“THESE ARE THE TIMES THAT TRY MEN’S SOULS”: Finely Bound Set of the Life and Writings of Thomas Paine
Life and Writings of Thomas Paine.
Item Number: 101982
New York: Vincent Parke, 1908.
Limited edition, number 15 of 500, signed on the limitation page by the editor, Daniel Edwin Wheeler of the works of Thomas Paine. Octavo, 10 volumes, bound in full morocco, covers and spine decorated in floral motifs in gilt with green and bright red inlays, gilt-ruled dentelles, inside covers inlaid with lily designs in green and white on a grey ground, silk endleaves. In fine condition. An exceptional set, most rare and desirable in full morocco.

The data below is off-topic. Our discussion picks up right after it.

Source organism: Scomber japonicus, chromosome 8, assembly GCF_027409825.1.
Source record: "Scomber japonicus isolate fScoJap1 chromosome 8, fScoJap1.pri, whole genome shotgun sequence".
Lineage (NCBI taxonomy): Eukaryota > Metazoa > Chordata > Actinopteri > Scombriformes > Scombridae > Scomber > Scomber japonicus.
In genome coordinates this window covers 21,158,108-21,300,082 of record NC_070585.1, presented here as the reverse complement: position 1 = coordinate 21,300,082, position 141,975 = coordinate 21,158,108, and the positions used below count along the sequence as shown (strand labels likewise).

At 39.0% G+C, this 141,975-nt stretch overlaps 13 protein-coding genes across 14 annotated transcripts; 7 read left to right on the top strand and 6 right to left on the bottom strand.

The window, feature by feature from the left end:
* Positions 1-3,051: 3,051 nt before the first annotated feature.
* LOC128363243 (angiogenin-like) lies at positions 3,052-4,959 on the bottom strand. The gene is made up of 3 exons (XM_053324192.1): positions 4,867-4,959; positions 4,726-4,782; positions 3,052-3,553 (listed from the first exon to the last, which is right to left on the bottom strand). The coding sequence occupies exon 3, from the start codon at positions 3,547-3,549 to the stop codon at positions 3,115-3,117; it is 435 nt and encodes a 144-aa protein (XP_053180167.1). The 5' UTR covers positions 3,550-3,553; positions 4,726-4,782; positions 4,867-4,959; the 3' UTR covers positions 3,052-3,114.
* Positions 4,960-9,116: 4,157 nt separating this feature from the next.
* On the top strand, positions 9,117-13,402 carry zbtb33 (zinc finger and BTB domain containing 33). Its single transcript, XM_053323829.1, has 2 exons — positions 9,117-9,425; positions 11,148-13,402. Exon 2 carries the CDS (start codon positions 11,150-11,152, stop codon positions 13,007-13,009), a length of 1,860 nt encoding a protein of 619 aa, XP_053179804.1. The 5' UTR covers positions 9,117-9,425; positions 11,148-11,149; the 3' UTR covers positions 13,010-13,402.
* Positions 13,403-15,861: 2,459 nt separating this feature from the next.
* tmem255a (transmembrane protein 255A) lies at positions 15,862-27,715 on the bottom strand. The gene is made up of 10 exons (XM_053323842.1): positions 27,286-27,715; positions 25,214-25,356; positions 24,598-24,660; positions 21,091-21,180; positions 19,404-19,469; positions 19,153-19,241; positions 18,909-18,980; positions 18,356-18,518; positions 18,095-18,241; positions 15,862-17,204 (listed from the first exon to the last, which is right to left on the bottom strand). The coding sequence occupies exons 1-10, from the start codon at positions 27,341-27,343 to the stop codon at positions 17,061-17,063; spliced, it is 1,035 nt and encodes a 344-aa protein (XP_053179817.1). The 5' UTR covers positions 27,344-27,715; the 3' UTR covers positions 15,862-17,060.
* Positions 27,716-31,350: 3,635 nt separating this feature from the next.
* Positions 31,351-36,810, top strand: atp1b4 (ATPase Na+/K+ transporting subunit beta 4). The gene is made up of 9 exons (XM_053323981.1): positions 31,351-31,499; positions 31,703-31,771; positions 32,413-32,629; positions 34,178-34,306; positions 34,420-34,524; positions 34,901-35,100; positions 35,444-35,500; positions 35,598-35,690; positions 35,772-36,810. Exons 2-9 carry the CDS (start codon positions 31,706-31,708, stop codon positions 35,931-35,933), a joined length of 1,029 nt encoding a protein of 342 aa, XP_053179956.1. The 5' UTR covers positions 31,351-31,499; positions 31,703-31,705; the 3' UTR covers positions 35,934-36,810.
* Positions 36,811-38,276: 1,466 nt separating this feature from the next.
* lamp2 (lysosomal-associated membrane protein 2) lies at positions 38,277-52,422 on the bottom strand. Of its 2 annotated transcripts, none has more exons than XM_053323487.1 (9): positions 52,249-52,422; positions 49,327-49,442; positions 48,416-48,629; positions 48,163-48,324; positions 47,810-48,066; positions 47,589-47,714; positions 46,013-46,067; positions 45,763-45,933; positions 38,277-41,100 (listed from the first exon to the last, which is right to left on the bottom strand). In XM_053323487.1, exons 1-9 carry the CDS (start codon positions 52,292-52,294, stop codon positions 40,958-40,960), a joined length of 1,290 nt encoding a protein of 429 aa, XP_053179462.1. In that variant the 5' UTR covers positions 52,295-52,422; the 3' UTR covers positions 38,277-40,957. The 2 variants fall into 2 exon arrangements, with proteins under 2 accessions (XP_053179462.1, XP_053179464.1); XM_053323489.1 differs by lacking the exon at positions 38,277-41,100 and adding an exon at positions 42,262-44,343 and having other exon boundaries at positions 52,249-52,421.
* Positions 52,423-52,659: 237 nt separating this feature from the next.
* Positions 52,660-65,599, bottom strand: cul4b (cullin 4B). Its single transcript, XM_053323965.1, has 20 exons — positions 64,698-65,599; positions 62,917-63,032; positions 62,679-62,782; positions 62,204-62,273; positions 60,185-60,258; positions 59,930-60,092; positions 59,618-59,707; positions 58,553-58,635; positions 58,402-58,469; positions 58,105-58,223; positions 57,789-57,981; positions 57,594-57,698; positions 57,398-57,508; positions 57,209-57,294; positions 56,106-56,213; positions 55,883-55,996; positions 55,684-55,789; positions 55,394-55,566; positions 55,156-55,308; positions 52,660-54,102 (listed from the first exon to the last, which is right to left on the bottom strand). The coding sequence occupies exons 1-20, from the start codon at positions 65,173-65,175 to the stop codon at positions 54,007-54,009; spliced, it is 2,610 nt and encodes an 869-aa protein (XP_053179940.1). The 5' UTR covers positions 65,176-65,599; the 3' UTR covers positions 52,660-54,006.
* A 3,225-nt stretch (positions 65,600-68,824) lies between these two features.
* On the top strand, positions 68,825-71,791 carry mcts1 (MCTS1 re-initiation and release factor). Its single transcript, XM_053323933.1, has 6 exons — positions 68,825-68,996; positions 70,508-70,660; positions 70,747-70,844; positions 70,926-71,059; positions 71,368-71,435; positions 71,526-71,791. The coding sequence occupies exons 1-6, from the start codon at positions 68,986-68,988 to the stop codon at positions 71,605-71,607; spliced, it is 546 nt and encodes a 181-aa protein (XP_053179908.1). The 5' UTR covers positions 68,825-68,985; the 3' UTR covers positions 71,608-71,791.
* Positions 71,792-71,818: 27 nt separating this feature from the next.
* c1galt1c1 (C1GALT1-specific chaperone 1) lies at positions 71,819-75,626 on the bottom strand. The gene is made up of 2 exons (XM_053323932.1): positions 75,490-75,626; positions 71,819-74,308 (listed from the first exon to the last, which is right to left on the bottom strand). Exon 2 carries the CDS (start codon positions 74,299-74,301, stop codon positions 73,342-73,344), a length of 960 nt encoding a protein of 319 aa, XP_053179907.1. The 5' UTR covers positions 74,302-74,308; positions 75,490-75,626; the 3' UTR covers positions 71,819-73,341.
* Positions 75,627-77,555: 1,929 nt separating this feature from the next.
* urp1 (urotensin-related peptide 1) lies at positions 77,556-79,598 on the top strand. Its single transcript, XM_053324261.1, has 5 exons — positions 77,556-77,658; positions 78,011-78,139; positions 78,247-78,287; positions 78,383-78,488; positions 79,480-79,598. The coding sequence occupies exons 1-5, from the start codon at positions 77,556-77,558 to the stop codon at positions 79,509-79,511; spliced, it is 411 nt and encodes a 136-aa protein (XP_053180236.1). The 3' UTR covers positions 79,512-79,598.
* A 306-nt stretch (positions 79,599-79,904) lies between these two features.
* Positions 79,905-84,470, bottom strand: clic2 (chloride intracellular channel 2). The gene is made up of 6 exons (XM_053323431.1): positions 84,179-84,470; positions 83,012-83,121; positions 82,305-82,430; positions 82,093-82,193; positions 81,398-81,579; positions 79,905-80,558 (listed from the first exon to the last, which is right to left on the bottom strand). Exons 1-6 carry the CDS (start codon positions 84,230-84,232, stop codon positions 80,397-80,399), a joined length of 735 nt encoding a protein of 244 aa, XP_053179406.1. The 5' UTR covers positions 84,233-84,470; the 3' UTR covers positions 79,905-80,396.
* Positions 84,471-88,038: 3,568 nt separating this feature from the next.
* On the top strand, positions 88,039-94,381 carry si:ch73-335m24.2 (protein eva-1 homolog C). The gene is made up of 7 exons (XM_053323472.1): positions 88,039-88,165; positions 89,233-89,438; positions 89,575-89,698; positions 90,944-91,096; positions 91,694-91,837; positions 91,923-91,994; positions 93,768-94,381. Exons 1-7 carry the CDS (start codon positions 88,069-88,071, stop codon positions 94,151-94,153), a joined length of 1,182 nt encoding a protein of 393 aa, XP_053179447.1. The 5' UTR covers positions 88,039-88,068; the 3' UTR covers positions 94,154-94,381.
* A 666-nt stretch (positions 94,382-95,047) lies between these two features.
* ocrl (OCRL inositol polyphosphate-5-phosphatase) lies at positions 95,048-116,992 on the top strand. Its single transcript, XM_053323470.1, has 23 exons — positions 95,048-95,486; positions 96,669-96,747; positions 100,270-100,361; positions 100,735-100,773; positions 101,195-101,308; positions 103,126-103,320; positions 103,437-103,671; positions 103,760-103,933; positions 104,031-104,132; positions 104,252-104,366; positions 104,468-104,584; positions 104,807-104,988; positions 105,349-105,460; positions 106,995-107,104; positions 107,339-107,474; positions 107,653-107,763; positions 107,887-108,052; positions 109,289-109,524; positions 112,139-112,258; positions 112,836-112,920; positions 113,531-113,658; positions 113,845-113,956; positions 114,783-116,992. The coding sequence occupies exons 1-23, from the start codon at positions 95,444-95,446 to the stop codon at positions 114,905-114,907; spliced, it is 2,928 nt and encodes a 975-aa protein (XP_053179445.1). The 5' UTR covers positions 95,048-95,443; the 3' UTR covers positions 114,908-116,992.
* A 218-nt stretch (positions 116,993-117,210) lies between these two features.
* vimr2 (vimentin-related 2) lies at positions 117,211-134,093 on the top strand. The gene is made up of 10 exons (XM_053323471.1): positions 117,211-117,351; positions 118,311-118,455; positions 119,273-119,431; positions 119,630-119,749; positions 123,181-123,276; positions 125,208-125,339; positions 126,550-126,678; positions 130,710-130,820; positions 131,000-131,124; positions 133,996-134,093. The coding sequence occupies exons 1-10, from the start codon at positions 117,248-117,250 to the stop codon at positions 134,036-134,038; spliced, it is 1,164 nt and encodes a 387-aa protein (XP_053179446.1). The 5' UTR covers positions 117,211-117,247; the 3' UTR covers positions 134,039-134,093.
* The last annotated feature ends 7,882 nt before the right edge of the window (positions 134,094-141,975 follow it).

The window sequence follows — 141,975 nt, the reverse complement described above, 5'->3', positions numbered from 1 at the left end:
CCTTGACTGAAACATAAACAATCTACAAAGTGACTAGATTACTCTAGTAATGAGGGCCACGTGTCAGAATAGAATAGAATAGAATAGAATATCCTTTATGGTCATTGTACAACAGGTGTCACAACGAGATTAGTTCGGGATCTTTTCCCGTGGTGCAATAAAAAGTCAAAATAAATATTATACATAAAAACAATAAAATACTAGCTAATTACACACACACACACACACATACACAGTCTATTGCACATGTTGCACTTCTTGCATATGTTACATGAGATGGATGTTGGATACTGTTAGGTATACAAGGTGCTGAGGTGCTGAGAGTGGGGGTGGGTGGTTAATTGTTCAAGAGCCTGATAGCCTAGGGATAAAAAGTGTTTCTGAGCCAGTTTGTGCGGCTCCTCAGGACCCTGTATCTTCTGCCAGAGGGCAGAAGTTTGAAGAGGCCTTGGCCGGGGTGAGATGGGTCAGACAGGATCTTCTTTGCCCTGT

Thomas Paine was a political activist, philosopher, political theorist, and revolutionary. One of the Founding Fathers of the United States, he authored the two most influential pamphlets at the start of the American Revolution and inspired the patriots in 1776 to declare independence from Great Britain. His ideas reflected Enlightenment-era ideals of transnational human rights. Historian Saul K. Padover described him as "a corsetmaker by trade, a journalist by profession, and a propagandist by inclination". Born in Thetford in the English county of Norfolk, Paine migrated to the British American colonies in 1774 with the help of Benjamin Franklin, arriving just in time to participate in the American Revolution. Virtually every rebel read (or listened to a reading of) his powerful pamphlet Common Sense (1776), proportionally the all-time best-selling American title, which crystallized the rebellious demand for independence from Great Britain. His The American Crisis (1776–1783) was a pro-revolutionary pamphlet series. Common Sense was so influential that John Adams said: "Without the pen of the author of Common Sense, the sword of Washington would have been raised in vain". Paine lived in France for most of the 1790s, becoming deeply involved in the French Revolution. He wrote Rights of Man (1791), in part a defense of the French Revolution against its critics.